The evening’s headliner suffers from no such issue, having distilled tonight’s setlist from all of their six studio albums, and those familiar with the Finnish ‘battle metal’ horde will doubtless agree that there is plenty of pepper to their tunes. In what is still a very recent development, the Finns are without their trusty keyboardist Emmi Silvennoinen who decided to step down from the band right before this tour. But perhaps that is not such a tragic loss, given her replacement is Netta Skog, whose wizardry with the accordion should be well known to fans of Turisas and who, alongside bassist Sami Hinkka, ensures that Ensiferum’s stage presence retains its wild, unhinged character. From the sound of the start pistol (or, more precisely, “Axe of Judgement”), Hinkka is off his feet, charging across the stage roaring for crowd participation with maniacally bulging eyes, brandishing his instrument like one of the many ancient weapons featured in the band’s lyricism. And Skog is not far behind, letting her enthusiasm for playing this kind of music and wearing Ensiferum’s customary battle paint (which is somewhat less conspicuous than the red and black of Turisas, mind you) be known with a huge, euphoric smile and that spirited demeanour for which she is renowned.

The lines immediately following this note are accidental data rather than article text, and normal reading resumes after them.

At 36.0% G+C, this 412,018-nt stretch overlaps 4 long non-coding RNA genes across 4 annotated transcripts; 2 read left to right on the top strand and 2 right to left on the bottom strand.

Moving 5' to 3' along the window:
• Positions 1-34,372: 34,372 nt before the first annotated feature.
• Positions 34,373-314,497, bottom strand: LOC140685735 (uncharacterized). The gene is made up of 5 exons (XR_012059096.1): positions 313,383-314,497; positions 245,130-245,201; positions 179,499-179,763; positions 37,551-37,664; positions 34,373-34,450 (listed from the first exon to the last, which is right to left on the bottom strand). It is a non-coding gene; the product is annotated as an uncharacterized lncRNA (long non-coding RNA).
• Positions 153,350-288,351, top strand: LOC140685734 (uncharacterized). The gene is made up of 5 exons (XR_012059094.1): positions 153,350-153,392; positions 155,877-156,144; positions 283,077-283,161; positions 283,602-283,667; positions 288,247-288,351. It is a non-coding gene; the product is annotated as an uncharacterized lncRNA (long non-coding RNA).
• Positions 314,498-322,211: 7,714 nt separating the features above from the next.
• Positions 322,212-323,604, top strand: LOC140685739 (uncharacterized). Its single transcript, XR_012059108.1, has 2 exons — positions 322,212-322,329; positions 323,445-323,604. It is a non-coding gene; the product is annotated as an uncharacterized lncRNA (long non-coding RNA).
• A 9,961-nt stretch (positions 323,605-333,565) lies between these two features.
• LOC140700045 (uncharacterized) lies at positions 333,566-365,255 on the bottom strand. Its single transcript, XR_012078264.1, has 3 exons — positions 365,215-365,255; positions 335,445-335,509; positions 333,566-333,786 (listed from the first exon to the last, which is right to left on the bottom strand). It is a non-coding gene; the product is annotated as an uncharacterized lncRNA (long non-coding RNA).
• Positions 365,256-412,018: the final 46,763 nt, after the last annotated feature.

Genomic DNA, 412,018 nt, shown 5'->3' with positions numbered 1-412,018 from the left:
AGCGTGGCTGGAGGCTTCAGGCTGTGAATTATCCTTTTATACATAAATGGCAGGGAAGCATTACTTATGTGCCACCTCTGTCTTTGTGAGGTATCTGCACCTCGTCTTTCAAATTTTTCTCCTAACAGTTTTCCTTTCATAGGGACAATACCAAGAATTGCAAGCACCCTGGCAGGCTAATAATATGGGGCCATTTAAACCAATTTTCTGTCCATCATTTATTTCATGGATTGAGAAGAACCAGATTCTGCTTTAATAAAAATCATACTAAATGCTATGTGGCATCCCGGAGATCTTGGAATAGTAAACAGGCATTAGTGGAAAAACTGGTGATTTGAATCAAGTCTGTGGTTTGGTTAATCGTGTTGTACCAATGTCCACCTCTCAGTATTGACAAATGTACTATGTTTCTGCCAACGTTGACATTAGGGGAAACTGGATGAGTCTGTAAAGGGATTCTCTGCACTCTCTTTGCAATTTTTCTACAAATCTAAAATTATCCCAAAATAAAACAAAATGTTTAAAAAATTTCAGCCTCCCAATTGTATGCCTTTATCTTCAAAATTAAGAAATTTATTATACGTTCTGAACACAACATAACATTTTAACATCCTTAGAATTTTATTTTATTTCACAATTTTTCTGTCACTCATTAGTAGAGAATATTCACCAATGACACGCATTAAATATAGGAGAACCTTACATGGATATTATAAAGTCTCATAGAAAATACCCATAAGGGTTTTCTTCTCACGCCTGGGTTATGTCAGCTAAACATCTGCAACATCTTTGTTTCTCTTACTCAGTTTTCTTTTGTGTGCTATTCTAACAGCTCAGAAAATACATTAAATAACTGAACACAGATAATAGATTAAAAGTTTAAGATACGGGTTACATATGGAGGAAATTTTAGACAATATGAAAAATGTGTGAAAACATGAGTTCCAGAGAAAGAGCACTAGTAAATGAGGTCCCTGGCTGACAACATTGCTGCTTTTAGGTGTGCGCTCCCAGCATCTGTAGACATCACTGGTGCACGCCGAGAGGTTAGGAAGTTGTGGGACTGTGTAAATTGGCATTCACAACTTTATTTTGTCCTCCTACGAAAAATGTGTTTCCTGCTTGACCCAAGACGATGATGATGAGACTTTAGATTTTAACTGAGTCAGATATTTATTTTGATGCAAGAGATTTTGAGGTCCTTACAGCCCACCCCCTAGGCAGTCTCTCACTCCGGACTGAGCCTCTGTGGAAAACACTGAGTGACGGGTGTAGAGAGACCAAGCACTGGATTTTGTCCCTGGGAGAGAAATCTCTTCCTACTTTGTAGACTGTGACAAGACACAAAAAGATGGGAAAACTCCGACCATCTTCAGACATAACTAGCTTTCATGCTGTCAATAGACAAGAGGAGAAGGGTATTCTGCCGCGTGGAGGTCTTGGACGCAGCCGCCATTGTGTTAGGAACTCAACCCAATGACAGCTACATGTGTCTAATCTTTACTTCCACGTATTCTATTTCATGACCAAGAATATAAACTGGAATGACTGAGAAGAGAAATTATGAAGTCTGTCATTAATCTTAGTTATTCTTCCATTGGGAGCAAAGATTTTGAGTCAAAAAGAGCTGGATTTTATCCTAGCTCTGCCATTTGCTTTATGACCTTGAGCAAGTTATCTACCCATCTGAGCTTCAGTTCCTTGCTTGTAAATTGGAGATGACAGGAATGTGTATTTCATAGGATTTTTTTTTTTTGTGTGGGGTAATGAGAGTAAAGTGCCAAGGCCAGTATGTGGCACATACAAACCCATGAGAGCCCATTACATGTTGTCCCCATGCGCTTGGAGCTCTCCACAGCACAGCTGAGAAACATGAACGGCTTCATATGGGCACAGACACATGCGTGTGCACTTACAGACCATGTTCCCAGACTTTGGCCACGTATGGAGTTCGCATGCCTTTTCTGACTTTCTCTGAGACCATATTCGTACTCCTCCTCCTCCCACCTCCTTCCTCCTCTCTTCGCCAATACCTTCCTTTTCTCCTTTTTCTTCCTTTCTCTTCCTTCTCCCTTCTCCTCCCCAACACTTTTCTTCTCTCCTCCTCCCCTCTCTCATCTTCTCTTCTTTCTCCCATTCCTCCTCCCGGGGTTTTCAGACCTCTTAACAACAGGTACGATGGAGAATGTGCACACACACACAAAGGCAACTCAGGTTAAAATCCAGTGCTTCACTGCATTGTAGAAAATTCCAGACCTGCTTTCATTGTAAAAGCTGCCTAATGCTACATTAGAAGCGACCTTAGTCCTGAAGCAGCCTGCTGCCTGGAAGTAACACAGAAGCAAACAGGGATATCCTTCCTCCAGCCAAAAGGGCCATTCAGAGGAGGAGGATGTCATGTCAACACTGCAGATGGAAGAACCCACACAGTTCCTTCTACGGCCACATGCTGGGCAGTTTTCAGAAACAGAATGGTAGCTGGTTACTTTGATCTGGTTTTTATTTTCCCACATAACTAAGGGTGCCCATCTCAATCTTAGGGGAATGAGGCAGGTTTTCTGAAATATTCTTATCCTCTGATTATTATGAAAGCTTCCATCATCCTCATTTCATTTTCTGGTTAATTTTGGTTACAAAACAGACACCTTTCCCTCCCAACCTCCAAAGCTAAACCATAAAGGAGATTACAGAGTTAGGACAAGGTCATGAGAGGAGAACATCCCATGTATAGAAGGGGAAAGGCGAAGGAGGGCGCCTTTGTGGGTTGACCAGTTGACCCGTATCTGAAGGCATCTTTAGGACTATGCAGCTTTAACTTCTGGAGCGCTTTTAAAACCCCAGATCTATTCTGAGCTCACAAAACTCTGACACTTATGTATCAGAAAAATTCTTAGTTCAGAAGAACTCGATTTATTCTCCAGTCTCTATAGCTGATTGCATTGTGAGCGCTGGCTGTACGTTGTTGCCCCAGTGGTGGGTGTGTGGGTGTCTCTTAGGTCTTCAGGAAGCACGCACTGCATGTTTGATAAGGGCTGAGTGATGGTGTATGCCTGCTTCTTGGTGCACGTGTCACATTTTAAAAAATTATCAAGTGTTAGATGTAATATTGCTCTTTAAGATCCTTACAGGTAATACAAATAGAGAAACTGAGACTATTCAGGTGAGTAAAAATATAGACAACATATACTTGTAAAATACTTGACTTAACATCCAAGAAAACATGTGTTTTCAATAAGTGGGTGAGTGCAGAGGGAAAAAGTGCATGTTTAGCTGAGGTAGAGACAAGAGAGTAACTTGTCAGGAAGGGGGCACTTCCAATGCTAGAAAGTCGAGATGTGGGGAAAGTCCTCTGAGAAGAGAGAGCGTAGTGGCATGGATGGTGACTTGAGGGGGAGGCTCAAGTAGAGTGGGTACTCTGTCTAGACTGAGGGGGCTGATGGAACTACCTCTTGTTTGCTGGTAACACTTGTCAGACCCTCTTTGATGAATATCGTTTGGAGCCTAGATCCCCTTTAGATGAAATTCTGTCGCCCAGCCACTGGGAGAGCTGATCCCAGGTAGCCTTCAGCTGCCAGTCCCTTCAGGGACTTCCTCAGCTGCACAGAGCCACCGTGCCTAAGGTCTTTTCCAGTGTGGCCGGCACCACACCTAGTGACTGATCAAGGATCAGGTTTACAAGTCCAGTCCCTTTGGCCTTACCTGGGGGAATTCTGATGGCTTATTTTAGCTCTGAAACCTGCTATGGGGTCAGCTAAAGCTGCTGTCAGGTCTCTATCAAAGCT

So although the opening track ranks as one of the weakest of the evening, it is easy to see why the audience reacts with such endearment, repaying Ensiferum’s jovial mood with plenty of beer soaked moshing. And when “Heathen Horde” kicks off a trifecta of singsongs in its wake, the audience, too, is roaring ”All heathen hearts answer the call! God of thunder, bless our swords! Our heathen horde will never fall. We are hungry for blood, steel and war!” with frontman Petri Lindroos’ backing vocalists (that is, everyone but drummer Janne Parviainen). But while “Guardians of Fate” and “One More Magic Potion” keep the festivities boiling, I cannot avoid questioning some of the song choices. “Warrior Without a War” is an excellent piece when heard on record, but such prog-tinged epics rarely make for efficient live fodder, especially at the expense of surefire crowd pleasers like “Into Battle” and “Token of Time”. It takes some of the momentum away so that both “From Afar” and “Wanderer” pass by without raising much hell, and it is not until the disco banger “Two of Spades” as well as the booze ballad “Twilight Tavern” that Ensiferum really reels from the lapse.